Low Frequency North Atlantic SST Variability: Weather Noise Forcing and Coupled Response




Fan, Meizhu

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A method to diagnose the causes of low frequency SST variability is developed, tested and applied in an ideal case and real climate. In the ideal case, a free simulation of the COLA CGCM is taken as synthetic observations. For real climate, we take NCEP reanalysis atmospheric data and Reynolds SST as observations. Both the synthetic and actual observation data show that weather noise is the main component of atmospheric variability at subtropics and high-latitude. Diagnoses of results from the ideal case suggest that most of the synthetic observed SST variability can be reproduced by the weather noise surface fluxes forcing. This includes the “observed” low frequency SST patterns in the North Atlantic and their corresponding time evolution. Among all the noise surface fluxes, heat flux plays a major role. The results from simulations using actual observations also suggest that the observed SST variability is mostly atmospheric weather noise forced. The regional atmospheric noise forcing, especially the heat flux noise forcing, is the major source of the low frequency SST variability in the North Atlantic. The observed SST tripole mode has about a 12 year period and it can be reasonably reproduced by the weather noise forcing in terms of its period, spatial pattern and variance. Based on our diagnosis, it is argued that the SST tripole is mainly forced by local atmospheric heat flux noise. The gyre circulation plays a secondary role: the anomalous gyre circulation advects mean thermal features across the inter-gyre boundary, and the mean gyre advection carries SST anomalies along the inter-gyre boundary. The diagnosis is compared with a delayed oscillator theory. We find that the delayed oscillator theory is not supported and that the SST tripole mode is forced by weather noise heat flux noise. However, the result may be model dependent.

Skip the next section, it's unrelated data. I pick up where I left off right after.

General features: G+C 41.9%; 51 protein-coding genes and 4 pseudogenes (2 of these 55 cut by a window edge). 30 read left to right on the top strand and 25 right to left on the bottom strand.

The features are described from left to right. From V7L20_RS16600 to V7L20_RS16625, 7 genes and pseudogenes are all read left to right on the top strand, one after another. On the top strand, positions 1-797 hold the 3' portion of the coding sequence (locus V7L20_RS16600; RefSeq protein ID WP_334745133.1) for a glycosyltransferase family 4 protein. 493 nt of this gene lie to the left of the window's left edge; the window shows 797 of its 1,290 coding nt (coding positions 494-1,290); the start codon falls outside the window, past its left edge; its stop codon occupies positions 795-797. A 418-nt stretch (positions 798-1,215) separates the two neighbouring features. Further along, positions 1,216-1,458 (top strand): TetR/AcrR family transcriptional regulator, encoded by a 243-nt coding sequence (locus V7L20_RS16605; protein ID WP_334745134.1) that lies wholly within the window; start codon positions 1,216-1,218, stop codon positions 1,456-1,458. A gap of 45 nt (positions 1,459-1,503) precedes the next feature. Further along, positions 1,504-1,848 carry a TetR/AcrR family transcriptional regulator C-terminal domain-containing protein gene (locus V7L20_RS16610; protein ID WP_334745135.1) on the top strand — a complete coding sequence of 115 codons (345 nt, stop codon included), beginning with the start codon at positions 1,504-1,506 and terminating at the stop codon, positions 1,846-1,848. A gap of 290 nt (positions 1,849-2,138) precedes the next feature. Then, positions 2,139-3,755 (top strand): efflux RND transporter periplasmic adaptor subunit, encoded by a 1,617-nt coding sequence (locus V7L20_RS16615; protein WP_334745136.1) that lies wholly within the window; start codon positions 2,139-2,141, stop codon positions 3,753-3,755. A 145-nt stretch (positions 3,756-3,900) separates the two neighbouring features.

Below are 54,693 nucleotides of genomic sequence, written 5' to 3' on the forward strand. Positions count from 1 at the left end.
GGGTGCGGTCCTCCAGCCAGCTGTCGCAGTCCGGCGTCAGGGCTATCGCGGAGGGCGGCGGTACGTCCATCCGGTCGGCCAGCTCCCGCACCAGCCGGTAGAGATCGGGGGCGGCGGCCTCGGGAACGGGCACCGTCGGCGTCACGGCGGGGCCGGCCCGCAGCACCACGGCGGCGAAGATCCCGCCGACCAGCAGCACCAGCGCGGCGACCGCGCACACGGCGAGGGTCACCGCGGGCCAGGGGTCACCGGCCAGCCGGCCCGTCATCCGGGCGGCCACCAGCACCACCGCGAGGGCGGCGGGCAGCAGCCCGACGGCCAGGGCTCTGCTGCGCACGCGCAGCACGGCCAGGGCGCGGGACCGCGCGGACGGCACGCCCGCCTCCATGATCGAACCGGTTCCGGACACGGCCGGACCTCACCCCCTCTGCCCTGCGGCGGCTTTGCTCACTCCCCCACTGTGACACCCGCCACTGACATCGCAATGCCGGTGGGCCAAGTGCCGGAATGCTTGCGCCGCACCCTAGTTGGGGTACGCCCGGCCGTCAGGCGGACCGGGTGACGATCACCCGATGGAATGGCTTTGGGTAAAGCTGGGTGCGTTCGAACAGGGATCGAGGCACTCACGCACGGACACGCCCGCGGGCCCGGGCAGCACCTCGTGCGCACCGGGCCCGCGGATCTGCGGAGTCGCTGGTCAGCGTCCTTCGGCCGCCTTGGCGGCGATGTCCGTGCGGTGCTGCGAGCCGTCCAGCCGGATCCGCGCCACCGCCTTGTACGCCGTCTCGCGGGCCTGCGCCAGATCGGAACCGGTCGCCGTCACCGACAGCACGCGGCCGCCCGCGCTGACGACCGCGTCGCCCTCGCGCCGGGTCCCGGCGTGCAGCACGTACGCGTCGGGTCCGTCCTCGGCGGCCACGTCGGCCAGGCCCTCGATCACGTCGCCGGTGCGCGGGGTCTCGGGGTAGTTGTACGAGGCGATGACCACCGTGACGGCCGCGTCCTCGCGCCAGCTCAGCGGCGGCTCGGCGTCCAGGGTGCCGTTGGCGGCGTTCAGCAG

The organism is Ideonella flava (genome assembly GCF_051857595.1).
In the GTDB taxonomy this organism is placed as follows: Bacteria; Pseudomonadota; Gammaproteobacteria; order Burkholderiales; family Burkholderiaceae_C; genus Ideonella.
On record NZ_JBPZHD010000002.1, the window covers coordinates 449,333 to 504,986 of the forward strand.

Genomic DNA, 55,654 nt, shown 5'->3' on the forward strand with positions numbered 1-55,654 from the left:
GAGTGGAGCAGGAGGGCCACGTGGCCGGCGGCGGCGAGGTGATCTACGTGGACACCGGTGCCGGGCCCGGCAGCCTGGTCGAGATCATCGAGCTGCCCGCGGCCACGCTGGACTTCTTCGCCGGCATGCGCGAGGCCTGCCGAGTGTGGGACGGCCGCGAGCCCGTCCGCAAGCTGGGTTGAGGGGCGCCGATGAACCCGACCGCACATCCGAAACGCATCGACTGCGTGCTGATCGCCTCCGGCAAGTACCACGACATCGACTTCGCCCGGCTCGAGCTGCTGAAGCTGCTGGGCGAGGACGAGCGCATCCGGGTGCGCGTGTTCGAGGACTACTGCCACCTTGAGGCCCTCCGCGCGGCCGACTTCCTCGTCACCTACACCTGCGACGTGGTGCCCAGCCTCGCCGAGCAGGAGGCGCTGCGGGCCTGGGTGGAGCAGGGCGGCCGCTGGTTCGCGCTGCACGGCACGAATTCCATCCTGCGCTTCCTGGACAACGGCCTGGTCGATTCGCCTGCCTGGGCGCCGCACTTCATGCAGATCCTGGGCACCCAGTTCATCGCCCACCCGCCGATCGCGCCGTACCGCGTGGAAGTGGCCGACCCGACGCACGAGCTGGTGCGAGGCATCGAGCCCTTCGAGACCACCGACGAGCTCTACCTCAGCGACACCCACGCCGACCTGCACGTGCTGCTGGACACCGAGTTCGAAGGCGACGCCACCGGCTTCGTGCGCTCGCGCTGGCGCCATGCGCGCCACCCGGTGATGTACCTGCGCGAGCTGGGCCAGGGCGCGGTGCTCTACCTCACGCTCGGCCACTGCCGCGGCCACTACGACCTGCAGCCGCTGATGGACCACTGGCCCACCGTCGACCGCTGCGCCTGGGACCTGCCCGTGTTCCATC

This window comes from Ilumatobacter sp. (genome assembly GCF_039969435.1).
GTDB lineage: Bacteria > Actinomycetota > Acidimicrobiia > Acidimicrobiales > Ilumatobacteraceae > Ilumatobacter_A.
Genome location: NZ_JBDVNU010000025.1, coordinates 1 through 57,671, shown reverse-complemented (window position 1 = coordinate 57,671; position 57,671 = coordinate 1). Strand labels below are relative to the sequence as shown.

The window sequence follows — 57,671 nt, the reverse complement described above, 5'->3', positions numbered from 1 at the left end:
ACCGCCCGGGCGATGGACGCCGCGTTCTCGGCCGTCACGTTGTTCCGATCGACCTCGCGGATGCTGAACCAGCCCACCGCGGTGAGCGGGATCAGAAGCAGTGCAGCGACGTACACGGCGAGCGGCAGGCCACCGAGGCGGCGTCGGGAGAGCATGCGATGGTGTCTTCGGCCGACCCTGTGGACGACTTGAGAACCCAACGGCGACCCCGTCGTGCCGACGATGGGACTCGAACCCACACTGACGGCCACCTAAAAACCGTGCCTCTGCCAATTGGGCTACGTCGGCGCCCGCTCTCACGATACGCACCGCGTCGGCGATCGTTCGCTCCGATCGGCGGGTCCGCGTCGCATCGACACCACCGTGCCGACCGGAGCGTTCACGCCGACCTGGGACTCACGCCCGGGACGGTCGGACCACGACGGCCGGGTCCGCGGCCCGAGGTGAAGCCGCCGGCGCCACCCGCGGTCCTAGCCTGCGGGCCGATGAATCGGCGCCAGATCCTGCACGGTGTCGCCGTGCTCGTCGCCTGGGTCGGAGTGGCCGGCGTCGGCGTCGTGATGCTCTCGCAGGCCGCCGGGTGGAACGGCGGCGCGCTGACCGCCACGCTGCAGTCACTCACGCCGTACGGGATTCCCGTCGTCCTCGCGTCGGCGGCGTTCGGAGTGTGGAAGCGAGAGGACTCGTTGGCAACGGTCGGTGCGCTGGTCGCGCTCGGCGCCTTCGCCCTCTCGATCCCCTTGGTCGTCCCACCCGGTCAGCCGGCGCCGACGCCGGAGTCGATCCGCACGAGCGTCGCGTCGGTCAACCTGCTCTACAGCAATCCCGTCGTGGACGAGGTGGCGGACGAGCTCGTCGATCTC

Climate Variability, Climate Feedbacks, Climate Diagnosis, North Atlantic SST Variability, Climate Modeling, Climate Coupled General Circulation Modeling